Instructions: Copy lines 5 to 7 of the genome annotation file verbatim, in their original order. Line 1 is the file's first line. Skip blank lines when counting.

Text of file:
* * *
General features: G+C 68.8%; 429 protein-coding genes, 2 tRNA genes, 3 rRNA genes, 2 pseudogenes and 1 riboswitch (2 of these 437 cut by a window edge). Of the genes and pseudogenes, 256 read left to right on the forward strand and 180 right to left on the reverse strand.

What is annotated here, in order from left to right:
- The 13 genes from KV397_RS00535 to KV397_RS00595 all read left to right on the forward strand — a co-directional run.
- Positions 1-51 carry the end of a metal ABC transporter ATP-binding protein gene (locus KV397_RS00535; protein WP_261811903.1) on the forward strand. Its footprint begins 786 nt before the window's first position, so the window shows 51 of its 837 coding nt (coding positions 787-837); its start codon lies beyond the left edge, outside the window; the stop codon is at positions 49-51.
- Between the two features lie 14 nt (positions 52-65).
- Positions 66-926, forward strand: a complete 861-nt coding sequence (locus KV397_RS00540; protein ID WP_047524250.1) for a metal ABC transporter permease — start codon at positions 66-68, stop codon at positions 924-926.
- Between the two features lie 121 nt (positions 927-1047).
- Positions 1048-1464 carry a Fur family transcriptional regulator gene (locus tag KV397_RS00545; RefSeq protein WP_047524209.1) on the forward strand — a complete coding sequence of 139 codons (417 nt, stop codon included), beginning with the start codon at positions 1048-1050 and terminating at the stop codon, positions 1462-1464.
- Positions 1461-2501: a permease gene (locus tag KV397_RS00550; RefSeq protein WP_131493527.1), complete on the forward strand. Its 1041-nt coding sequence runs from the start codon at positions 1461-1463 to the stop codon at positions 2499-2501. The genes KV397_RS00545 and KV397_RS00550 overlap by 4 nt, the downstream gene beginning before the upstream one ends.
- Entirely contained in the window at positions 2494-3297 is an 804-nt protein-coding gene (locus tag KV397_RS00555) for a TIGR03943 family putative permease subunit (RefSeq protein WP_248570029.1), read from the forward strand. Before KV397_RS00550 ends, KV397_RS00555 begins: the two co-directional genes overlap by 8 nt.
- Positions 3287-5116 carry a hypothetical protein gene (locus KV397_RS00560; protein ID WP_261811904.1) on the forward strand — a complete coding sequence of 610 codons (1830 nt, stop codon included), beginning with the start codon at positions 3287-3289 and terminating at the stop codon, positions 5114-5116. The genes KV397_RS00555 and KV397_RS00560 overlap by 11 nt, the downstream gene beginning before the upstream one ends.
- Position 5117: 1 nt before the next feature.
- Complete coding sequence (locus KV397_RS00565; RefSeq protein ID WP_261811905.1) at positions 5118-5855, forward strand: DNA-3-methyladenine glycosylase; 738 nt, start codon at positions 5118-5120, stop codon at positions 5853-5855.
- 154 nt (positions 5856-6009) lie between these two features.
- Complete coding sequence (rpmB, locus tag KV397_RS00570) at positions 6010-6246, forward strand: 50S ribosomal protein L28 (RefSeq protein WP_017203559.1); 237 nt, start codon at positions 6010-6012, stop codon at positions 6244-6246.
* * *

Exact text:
- Between the two features lie 14 nt (positions 52-65).
- Positions 66-926, forward strand: a complete 861-nt coding sequence (locus KV397_RS00540; protein ID WP_047524250.1) for a metal ABC transporter permease — start codon at positions 66-68, stop codon at positions 924-926.
- Between the two features lie 121 nt (positions 927-1047).